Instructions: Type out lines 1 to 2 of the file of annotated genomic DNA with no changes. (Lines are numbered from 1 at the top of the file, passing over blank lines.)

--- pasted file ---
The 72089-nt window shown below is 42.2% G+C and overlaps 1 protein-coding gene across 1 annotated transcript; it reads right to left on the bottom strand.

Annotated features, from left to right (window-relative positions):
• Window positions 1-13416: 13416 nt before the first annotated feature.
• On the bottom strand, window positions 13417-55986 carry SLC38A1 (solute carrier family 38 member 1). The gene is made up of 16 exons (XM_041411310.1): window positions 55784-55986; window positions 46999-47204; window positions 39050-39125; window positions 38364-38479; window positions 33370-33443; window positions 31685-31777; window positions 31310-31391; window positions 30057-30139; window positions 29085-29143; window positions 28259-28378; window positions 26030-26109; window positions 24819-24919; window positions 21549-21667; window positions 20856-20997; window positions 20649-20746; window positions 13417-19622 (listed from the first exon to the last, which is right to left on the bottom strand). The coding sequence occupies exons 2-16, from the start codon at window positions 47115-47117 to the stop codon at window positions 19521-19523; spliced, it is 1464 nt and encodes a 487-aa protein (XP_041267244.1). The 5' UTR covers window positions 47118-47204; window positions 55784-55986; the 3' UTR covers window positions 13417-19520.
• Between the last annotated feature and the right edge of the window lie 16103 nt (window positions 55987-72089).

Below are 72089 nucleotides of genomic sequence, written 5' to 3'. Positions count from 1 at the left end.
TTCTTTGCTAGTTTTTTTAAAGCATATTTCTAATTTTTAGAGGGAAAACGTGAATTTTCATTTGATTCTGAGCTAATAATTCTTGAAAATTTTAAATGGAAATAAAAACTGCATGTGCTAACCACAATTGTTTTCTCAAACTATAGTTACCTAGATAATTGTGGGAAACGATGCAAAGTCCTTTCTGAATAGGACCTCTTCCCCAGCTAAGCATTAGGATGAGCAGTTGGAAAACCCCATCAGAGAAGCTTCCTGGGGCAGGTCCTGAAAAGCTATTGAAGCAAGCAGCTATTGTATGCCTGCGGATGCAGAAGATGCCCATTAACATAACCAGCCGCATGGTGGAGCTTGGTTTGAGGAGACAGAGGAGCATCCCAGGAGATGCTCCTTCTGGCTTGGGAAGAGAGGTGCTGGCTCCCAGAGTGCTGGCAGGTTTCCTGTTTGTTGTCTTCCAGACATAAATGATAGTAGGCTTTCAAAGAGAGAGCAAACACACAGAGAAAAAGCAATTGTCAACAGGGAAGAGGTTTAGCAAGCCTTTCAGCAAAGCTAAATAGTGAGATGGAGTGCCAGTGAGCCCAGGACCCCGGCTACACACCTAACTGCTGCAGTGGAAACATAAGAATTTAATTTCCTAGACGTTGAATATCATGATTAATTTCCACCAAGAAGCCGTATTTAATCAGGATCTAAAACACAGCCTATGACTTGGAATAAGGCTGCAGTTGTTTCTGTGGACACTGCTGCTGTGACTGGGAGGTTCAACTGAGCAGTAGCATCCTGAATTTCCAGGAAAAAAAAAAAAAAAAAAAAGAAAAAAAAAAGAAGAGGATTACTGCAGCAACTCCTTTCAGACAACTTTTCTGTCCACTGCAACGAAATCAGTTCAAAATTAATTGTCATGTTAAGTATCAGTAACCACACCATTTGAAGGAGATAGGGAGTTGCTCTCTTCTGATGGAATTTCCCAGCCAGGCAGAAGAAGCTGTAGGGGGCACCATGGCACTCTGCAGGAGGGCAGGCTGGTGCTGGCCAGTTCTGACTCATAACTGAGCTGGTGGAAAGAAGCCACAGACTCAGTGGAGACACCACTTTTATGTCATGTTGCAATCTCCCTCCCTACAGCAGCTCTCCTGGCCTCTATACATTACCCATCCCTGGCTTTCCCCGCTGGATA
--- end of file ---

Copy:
The 72089-nt window shown below is 42.2% G+C and overlaps 1 protein-coding gene across 1 annotated transcript; it reads right to left on the bottom strand.

Annotated features, from left to right (window-relative positions):